Regulations for new collective investment products modelled on unit trusts but with lower management fees will be introduced by July this year.

    The instruments, known as exchange-traded funds (ETFs), will then be introduced at the Nairobi Securities Exchange (NSE) by issuers or fund managers.

    An ETF is a fund to which investors contribute money which goes into buying securities that compose an index or a defined group of securities — such as banking or insurance stocks — put together.

    The investor gets exposed to the index, such as the NSE 20-share index, meaning his money buys a portion of all shares that make up the index.

    Because the targeted group of securities are pre-determined, the investor is saved the costs and efforts of having to construct a portfolio of companies to buy into. An ETF can also be fashioned out for a commodity such as gold or platinum that is available elsewhere in the world.

    A fund is created through which investors can put in money that goes into buying the commodity—without the investors worrying about where to get it or physically move it from its location anywhere in the world.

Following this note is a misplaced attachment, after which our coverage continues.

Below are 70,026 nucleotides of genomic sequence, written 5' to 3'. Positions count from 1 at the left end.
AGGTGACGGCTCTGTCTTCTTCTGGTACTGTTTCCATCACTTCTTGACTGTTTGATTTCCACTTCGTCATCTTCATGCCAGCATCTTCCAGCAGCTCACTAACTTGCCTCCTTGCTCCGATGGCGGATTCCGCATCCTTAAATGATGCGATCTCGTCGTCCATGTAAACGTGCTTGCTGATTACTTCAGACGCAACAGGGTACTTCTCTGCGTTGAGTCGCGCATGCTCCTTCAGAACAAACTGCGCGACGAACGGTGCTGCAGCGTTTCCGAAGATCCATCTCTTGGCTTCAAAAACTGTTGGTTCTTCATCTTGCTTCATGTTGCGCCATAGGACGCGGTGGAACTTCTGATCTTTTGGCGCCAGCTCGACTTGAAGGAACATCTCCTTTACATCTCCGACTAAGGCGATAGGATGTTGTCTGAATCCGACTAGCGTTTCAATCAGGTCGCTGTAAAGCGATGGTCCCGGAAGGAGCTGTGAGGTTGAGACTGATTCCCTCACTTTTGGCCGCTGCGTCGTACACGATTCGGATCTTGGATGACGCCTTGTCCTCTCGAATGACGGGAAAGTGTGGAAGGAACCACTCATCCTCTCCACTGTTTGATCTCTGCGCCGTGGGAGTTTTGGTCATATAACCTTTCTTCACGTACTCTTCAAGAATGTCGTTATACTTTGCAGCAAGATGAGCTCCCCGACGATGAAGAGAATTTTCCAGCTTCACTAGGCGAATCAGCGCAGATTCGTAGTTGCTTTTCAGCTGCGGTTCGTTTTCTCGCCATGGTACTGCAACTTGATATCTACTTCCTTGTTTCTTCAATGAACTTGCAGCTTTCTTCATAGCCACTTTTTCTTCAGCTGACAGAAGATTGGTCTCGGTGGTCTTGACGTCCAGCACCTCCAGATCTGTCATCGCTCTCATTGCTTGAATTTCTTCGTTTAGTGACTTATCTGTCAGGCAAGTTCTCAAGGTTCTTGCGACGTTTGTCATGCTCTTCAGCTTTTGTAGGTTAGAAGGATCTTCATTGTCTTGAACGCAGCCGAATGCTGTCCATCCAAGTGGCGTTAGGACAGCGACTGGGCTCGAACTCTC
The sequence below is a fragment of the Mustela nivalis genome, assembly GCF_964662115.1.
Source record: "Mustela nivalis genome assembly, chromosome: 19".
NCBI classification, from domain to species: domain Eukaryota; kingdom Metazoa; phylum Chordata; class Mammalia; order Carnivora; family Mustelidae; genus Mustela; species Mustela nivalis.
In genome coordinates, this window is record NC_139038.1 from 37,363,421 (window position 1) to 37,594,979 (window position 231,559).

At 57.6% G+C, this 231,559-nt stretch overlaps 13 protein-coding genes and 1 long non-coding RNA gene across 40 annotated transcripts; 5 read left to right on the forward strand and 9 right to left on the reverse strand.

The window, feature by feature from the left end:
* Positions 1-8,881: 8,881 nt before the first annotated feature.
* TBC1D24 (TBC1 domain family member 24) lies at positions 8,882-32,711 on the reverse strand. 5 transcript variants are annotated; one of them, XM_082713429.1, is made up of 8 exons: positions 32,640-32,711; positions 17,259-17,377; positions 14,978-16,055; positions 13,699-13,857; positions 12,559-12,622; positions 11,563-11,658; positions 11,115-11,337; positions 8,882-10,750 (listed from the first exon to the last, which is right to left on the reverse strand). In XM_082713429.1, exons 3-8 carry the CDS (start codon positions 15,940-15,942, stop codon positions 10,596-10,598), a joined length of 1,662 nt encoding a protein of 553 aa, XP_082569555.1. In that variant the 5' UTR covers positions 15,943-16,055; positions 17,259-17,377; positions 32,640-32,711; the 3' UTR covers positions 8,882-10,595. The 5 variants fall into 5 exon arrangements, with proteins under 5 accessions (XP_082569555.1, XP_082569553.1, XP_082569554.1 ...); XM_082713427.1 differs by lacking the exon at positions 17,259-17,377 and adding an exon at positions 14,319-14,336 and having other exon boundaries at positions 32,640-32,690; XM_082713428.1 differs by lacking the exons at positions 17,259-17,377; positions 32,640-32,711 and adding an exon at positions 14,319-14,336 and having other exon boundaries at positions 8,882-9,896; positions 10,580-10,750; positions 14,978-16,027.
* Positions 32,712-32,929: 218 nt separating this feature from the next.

The ETF are managed through fund managers who take the responsibility of ensuring the cash investors pay goes into the appropriate fund.

    Yesterday, the Capital Markets Authority (CMA) said it was formulating and completing the regulatory framework for ETFs after receiving recommendations of stakeholders including brokers, fund managers and investment banks.

    “We are collaborating with the NSE in coming up with regulations for the ETFs. They should be out by July this year. It is after this that market intermediaries can come up with the ETFs and list them on the NSE,” said Paul Muthaura, the acting chief executive of the CMA.

    Mr Muthaura said some countries in Africa including South Africa, Egypt and Botswana already have ETFs . South Africa itself has 34 ETFs ranging from those based on indices to those based on commodities.

    “We have the systems in place and all we will need after the regulations are completed is for the issuers to come to the market with the ETFs,” said Mr Muthaura.

    NSE head of product development and marketing Donald Ouma said the ETFs were a more affordable form of investment for retail investors as they give exposure to diversified assets without having to spend a huge amount of cash in order to acquire various types of shares or assets.

    “The lower fees charged by fund managers can be passed on to the investors. This is one aspect that makes ETFs attractive,”he said.



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